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The Meth Effect: Part 3

4 years ago March 02, 2011 Mar 2, 2011 Wednesday, March 02 2011 Wednesday, March 02, 2011 9:18:43 PM CST in News
Source: WBRZ
By: Ashley Rodrigue

BATON ROUGE- When a meth lab is picked up, that doesn't mean it's cleaned up.

It costs thousands of dollars to rid a home of chemicals used in the process, and involves ripping up carpet, gutting walls and revamping ventilation systems.  But there's nothing forcing homeowners to clean it up before dumping the house on someone else.

Neil Ray with Paul Davis Restoration said, "I think that really can lead to one of the problems of people just trying to cover it up and rather than taking care of it because it's not an inexpensive fix at all."

Two laws make it illegal to just cover it up. 

The first, passed in 2003, requires sellers to disclose any defects of a home, including crystal meth exposure, to a buyer.

The second kicked in in 2008 and calls on law enforcement to report any addresses where meth labs are found to the state Department of Environmental Quality.

It then puts DEQ in charge of creating minimum standards for re-mediating a meth-contaminated home so addresses can be taken off that publicly posted list.

"We certainly want to make it clear that this is not a warranty of any kind, this document, and it certainly does not take the place of any inspections that the seller should undertake, it's just a baseline tool, an educational tool that the buyer can look at," said Norman Morris, Vice President of the Louisiana Realtors Association.

That's because there's no penalty if a seller doesn't fill-out this form for a buyer to beware.  And that list of contaminated properties doesn't exist three years after the bill said it should.

"The problem is, it says when we get a referral we'll put it on the website, and we will, and then law enforcement, they have yet to provide us with that referral," said DEQ Spokesman Rodney Mallett.

DEQ says word may not have gotten to law enforcement about the list because Gustav and Ike took the state off-course of business-as-usual.  But those cleaning standards, they're not developed either, because there's no mandatory standard to follow from the feds.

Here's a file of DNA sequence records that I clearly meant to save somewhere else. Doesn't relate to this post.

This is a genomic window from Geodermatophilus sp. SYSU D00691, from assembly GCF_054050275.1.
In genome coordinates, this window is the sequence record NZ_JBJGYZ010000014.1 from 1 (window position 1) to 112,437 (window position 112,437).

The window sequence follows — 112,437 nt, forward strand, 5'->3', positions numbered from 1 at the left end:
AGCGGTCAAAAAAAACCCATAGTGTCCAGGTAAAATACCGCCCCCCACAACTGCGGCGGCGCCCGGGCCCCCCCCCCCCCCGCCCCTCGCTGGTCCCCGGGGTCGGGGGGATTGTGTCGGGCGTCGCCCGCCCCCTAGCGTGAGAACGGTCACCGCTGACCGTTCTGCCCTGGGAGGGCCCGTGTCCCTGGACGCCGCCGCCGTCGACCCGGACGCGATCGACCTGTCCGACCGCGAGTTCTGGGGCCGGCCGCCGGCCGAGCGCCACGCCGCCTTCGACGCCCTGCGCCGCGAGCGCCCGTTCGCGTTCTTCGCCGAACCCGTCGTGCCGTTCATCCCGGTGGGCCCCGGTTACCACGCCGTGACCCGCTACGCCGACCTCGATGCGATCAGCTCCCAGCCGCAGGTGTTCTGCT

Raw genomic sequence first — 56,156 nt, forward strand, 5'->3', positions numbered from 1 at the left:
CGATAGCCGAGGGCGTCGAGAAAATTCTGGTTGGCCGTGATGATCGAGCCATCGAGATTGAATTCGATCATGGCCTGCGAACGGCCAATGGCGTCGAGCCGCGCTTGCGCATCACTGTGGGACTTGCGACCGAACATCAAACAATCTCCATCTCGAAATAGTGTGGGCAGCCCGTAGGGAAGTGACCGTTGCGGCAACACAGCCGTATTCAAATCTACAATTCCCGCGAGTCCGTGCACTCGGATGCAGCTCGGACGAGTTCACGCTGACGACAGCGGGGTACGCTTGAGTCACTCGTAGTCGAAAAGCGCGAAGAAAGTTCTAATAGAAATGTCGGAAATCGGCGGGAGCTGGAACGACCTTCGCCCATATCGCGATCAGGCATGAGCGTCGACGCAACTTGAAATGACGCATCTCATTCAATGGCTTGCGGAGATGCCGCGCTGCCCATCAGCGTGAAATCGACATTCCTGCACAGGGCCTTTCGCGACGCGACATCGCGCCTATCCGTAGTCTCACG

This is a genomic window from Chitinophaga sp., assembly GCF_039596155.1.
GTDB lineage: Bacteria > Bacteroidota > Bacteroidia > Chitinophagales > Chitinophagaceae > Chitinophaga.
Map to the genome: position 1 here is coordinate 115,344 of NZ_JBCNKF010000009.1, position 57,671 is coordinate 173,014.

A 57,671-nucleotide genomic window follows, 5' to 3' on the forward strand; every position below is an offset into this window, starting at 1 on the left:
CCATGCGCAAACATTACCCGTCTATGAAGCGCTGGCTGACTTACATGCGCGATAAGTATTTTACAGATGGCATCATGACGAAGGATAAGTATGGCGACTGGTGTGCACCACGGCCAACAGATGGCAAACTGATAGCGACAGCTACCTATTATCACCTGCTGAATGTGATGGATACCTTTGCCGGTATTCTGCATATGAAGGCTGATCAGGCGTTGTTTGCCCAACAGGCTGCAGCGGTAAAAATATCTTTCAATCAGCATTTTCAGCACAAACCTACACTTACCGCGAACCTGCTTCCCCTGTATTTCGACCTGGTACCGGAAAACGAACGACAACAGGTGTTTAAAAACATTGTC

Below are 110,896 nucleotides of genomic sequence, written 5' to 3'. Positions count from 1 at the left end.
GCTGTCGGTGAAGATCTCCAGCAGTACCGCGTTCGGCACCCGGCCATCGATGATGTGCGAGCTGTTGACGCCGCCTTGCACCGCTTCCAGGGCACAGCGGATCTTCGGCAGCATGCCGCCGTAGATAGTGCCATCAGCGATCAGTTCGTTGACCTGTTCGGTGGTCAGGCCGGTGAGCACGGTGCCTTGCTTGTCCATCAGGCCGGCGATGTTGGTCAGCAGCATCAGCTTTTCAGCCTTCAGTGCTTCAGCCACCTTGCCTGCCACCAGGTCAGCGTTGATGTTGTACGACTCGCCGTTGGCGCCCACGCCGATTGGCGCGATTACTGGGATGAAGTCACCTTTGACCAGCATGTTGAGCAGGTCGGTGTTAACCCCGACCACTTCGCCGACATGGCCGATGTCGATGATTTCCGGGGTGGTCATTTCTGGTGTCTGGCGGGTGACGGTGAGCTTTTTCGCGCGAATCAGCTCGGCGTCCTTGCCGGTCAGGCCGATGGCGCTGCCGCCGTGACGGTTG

"This is a new problem for us," said Mallett, "We regulate industry, pollution sources, with permits, remediation, soil, ground water, we don't have standards for inside the home."

Ray said, "Right now, the fact that there are no standards doesn't necessarily mean you have to do anything, it should be done, but there's nothing saying that you have to do it."

Even though it's not perfect, most say something on the books is a start.

Morris said, "At the end of the day, we want to make sure that consumers are advised of this issue or any other items that could be unsafe in a home and obviously we want to clean these things up."

DEQ will be meeting with sheriff's across the state this month to get agencies on board with reporting homes to a list posted on its website.

The agency hopes to have cleaning standards in place by the end of the year, so those homes can be taken off the list, when they're made safe.

And the EPA, with State Police, will train Louisiana first responders how to safely handle a meth lab next month.

For information on the free class, visit this website: http://www.lsp.org/training_clan.html

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